We each have a little Sherlock Holmes in our brain. His job is to “reason backwards” from what we can observe in the present and show what orderly series of causes led to particular effects. Evolution has given us an “inner Holmes” because the world really is full of stories (intrigues, plots, alliances, relationships of cause and effect), and it pays to detect them. The storytelling mind is a crucial evolutionary adaptation. It allows us to experience our lives as coherent, orderly, and meaningful. It is what makes life more than a blooming, buzzing confusion. But the storytelling mind is imperfect. After almost five decades of studying the tale-spinning homunculus who resides in the left brain, Michael Gazzaniga has concluded that this little man— for all of his undeniable virtues— can also be a bumbler. The storytelling mind is allergic to uncertainty, randomness, and coincidence. It is addicted to meaning. If the storytelling mind cannot find meaningful patterns in the world, it will try to impose them. In short, the storytelling mind is a factory that churns out true stories when it can, but will manufacture lies when it can’t.

Religion and Stories:
According to Dawkins and Dennett, human life would be a lot better if the mental parasite of religion could simply be eradicated. I’m not so sure. I think the by-product explanation of religion captures a major part of the truth: humans conjure gods, spirits, and sprites to fill explanatory voids. (This is not to deny the possibility of gods, spirits, or sprites; it is to deny that one culture’s supernatural story can be more valid than another’s.) But does this mean that religion is, in evolutionary terms, useless or worse? A growing number of evolutionists think not.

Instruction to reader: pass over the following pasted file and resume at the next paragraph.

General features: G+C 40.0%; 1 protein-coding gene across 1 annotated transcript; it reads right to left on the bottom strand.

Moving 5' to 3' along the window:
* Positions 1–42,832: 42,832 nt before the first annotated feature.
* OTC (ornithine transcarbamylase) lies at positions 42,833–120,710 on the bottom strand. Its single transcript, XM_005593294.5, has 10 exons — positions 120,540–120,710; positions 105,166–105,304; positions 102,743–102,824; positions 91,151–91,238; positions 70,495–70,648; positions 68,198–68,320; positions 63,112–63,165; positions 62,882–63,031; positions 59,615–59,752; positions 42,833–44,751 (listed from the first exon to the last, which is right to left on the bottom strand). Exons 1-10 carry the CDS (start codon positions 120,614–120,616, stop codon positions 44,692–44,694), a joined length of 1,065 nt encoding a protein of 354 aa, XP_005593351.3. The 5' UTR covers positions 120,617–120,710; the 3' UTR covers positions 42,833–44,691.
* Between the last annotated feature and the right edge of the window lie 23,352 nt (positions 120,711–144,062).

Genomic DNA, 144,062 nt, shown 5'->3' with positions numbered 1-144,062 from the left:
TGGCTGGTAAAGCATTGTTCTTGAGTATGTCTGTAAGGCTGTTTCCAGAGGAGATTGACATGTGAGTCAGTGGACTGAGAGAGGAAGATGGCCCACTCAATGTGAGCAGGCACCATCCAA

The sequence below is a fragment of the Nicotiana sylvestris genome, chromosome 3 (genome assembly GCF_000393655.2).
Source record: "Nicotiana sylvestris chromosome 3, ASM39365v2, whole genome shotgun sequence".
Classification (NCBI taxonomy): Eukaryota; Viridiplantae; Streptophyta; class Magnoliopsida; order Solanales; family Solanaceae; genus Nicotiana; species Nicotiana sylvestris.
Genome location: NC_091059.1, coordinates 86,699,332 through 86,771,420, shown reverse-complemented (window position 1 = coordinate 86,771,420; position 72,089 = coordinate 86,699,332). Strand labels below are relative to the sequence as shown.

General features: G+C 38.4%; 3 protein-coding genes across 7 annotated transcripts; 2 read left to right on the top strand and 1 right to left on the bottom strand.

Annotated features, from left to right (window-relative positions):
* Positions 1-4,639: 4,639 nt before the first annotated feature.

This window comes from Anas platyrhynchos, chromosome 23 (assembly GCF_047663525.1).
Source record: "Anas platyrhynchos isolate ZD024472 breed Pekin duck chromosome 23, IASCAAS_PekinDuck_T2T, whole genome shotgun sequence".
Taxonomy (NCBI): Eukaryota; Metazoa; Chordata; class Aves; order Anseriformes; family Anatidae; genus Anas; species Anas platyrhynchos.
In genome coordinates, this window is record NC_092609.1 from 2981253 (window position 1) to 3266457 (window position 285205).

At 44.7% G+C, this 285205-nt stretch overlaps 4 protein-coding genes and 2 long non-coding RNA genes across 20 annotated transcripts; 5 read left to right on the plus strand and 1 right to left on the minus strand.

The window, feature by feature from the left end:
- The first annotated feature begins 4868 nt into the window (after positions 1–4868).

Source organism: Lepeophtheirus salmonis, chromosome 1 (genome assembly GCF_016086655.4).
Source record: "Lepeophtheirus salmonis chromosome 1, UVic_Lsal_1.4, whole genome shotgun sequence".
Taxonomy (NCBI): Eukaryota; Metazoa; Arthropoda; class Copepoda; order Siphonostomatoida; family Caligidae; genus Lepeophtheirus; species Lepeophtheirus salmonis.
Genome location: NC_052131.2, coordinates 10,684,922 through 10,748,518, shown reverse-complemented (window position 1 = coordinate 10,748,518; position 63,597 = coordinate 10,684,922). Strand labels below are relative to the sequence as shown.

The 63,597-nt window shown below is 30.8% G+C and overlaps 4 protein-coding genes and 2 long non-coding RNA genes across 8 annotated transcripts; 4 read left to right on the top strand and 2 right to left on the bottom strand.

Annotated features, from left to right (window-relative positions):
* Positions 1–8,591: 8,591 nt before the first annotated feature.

In his trailblazing book Darwin’s Cathedral, the biologist David Sloan Wilson proposes that religion emerged as a stable part of all human societies for a simple reason: it made them work better. Human groups that happened to possess a faith instinct so thoroughly dominated nonreligious competitors that religious tendencies became deeply entrenched in our species. Wilson argues that religion provides multiple benefits to groups. 

First, it defines a group as a group. As the sociologist Émile Durkheim wrote, “Religion is a unified system of beliefs and practices . .  . which unite into one single moral community called a Church all those who adhere to them.” Second, religion coordinates behavior within the group, setting up rules and norms, punishments and rewards. Third, religion provides a powerful incentive system that promotes group cooperation and suppresses selfishness. The science writer Nicholas Wade expresses the heart of Wilson’s idea succinctly: the evolutionary function of religion “is to bind people together and make them put the group’s interests ahead of their own.”

Future of Stories:
Stories have been a great boon to our species. But are they becoming a weakness? There’s an analogy to be made between our craving for story and our craving for food. A tendency to overeat served our ancestors well when food shortages were a predictable part of life. But now that we modern desk jockeys are awash in cheap grease and corn syrup, overeating is more likely to fatten us up and kill us young. Likewise, it could be that an intense greed for story was healthy for our ancestors but has some harmful consequences in a world where books, MP3 players, TVs, and iPhones make story omnipresent— and where we have, in romance novels and television shows such as Jersey Shore, something like the story equivalent of deep-fried Twinkies. I think the literary scholar Brian Boyd is right to wonder if overconsuming in a world awash with junk story could lead to something like a “mental diabetes epidemic.”